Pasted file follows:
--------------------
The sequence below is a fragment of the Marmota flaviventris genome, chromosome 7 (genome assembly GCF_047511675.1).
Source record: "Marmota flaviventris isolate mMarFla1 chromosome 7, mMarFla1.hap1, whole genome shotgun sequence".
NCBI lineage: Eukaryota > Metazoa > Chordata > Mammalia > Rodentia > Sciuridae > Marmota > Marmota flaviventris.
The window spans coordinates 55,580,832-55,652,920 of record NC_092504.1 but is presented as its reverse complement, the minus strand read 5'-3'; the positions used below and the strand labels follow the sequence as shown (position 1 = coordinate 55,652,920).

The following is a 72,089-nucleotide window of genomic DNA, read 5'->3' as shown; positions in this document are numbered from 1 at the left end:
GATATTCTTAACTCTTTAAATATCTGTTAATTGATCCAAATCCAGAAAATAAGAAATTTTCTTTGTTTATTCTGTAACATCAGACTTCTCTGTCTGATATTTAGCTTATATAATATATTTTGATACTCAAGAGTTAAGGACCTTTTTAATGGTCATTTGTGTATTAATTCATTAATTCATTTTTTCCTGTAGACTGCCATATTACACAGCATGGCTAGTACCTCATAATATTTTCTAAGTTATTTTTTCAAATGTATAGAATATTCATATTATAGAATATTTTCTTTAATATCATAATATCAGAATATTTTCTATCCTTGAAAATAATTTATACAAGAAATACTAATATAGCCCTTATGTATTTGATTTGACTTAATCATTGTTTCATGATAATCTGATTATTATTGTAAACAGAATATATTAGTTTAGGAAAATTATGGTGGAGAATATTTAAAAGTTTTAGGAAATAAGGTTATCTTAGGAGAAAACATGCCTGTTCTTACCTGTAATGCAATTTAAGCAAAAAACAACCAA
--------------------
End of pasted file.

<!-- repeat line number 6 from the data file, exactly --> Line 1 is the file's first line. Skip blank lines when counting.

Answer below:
GATATTCTTAACTCTTTAAATATCTGTTAATTGATCCAAATCCAGAAAATAAGAAATTTTCTTTGTTTATTCTGTAACATCAGACTTCTCTGTCTGATATTTAGCTTATATAATATATTTTGATACTCAAGAGTTAAGGACCTTTTTAATGGTCATTTGTGTATTAATTCATTAATTCATTTTTTCCTGTAGACTGCCATATTACACAGCATGGCTAGTACCTCATAATATTTTCTAAGTTATTTTTTCAAATGTATAGAATATTCATATTATAGAATATTTTCTTTAATATCATAATATCAGAATATTTTCTATCCTTGAAAATAATTTATACAAGAAATACTAATATAGCCCTTATGTATTTGATTTGACTTAATCATTGTTTCATGATAATCTGATTATTATTGTAAACAGAATATATTAGTTTAGGAAAATTATGGTGGAGAATATTTAAAAGTTTTAGGAAATAAGGTTATCTTAGGAGAAAACATGCCTGTTCTTACCTGTAATGCAATTTAAGCAAAAAACAACCAA